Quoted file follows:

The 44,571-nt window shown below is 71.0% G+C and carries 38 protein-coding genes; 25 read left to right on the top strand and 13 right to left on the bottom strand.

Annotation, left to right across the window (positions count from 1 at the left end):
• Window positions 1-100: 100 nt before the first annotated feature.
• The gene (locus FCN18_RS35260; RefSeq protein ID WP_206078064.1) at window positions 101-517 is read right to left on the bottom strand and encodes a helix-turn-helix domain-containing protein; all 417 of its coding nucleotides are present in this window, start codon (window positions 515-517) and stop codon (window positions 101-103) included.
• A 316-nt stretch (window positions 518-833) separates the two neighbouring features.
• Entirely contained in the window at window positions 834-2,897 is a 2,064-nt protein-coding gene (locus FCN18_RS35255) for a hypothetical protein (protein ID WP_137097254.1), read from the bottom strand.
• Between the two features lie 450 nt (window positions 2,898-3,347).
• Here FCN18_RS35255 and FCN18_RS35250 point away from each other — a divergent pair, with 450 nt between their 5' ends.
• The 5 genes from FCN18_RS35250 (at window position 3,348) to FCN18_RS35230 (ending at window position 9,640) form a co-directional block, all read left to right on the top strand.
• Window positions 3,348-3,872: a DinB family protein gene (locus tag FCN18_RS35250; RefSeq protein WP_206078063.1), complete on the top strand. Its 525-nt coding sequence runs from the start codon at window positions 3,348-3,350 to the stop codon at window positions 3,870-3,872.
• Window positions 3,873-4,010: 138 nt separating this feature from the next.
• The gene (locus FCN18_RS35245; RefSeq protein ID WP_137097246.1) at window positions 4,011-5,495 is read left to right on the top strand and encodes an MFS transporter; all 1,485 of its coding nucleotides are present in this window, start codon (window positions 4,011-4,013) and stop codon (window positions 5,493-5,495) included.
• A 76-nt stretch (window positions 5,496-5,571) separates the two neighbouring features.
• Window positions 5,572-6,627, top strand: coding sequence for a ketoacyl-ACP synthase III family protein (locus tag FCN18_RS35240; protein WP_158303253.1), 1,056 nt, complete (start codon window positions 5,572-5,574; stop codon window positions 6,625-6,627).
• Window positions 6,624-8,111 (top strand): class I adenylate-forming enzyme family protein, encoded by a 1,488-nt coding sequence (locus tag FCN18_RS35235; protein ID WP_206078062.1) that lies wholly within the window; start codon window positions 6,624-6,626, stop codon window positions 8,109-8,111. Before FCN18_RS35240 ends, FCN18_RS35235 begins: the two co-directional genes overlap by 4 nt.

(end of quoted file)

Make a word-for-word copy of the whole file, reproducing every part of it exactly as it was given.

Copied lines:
The 44,571-nt window shown below is 71.0% G+C and carries 38 protein-coding genes; 25 read left to right on the top strand and 13 right to left on the bottom strand.

Annotation, left to right across the window (positions count from 1 at the left end):
• Window positions 1-100: 100 nt before the first annotated feature.
• The gene (locus FCN18_RS35260; RefSeq protein ID WP_206078064.1) at window positions 101-517 is read right to left on the bottom strand and encodes a helix-turn-helix domain-containing protein; all 417 of its coding nucleotides are present in this window, start codon (window positions 515-517) and stop codon (window positions 101-103) included.
• A 316-nt stretch (window positions 518-833) separates the two neighbouring features.
• Entirely contained in the window at window positions 834-2,897 is a 2,064-nt protein-coding gene (locus FCN18_RS35255) for a hypothetical protein (protein ID WP_137097254.1), read from the bottom strand.
• Between the two features lie 450 nt (window positions 2,898-3,347).
• Here FCN18_RS35255 and FCN18_RS35250 point away from each other — a divergent pair, with 450 nt between their 5' ends.
• The 5 genes from FCN18_RS35250 (at window position 3,348) to FCN18_RS35230 (ending at window position 9,640) form a co-directional block, all read left to right on the top strand.
• Window positions 3,348-3,872: a DinB family protein gene (locus tag FCN18_RS35250; RefSeq protein WP_206078063.1), complete on the top strand. Its 525-nt coding sequence runs from the start codon at window positions 3,348-3,350 to the stop codon at window positions 3,870-3,872.
• Window positions 3,873-4,010: 138 nt separating this feature from the next.
• The gene (locus FCN18_RS35245; RefSeq protein ID WP_137097246.1) at window positions 4,011-5,495 is read left to right on the top strand and encodes an MFS transporter; all 1,485 of its coding nucleotides are present in this window, start codon (window positions 4,011-4,013) and stop codon (window positions 5,493-5,495) included.
• A 76-nt stretch (window positions 5,496-5,571) separates the two neighbouring features.
• Window positions 5,572-6,627, top strand: coding sequence for a ketoacyl-ACP synthase III family protein (locus tag FCN18_RS35240; protein WP_158303253.1), 1,056 nt, complete (start codon window positions 5,572-5,574; stop codon window positions 6,625-6,627).
• Window positions 6,624-8,111 (top strand): class I adenylate-forming enzyme family protein, encoded by a 1,488-nt coding sequence (locus tag FCN18_RS35235; protein ID WP_206078062.1) that lies wholly within the window; start codon window positions 6,624-6,626, stop codon window positions 8,109-8,111. Before FCN18_RS35240 ends, FCN18_RS35235 begins: the two co-directional genes overlap by 4 nt.